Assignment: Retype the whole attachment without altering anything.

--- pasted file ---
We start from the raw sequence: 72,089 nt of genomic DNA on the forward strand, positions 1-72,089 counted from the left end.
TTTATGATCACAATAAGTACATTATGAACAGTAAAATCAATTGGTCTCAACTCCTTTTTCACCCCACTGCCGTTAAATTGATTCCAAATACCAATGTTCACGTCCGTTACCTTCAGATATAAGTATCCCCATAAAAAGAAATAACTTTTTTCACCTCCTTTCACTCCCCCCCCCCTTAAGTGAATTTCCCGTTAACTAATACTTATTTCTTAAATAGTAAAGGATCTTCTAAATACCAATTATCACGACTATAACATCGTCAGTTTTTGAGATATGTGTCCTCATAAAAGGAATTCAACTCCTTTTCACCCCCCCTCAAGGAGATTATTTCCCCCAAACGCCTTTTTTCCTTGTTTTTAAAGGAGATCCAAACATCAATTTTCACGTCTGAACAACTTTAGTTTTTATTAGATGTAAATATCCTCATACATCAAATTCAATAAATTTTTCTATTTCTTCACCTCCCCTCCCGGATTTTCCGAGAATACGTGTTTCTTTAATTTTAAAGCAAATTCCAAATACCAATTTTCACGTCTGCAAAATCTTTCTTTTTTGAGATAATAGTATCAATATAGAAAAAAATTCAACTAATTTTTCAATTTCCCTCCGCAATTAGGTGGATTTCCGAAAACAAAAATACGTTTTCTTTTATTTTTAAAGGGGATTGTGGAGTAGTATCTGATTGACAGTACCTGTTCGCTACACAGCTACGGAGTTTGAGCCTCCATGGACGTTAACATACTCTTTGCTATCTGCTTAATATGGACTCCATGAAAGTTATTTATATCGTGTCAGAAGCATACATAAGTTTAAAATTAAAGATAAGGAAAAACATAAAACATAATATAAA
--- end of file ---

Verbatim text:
We start from the raw sequence: 72,089 nt of genomic DNA on the forward strand, positions 1-72,089 counted from the left end.
TTTATGATCACAATAAGTACATTATGAACAGTAAAATCAATTGGTCTCAACTCCTTTTTCACCCCACTGCCGTTAAATTGATTCCAAATACCAATGTTCACGTCCGTTACCTTCAGATATAAGTATCCCCATAAAAAGAAATAACTTTTTTCACCTCCTTTCACTCCCCCCCCCCTTAAGTGAATTTCCCGTTAACTAATACTTATTTCTTAAATAGTAAAGGATCTTCTAAATACCAATTATCACGACTATAACATCGTCAGTTTTTGAGATATGTGTCCTCATAAAAGGAATTCAACTCCTTTTCACCCCCCCTCAAGGAGATTATTTCCCCCAAACGCCTTTTTTCCTTGTTTTTAAAGGAGATCCAAACATCAATTTTCACGTCTGAACAACTTTAGTTTTTATTAGATGTAAATATCCTCATACATCAAATTCAATAAATTTTTCTATTTCTTCACCTCCCCTCCCGGATTTTCCGAGAATACGTGTTTCTTTAATTTTAAAGCAAATTCCAAATACCAATTTTCACGTCTGCAAAATCTTTCTTTTTTGAGATAATAGTATCAATATAGAAAAAAATTCAACTAATTTTTCAATTTCCCTCCGCAATTAGGTGGATTTCCGAAAACAAAAATACGTTTTCTTTTATTTTTAAAGGGGATTGTGGAGTAGTATCTGATTGACAGTACCTGTTCGCTACACAGCTACGGAGTTTGAGCCTCCATGGACGTTAACATACTCTTTGCTATCTGCTTAATATGGACTCCATGAAAGTTATTTATATCGTGTCAGAAGCATACATAAGTTTAAAATTAAAGATAAGGAAAAACATAAAACATAATATAAA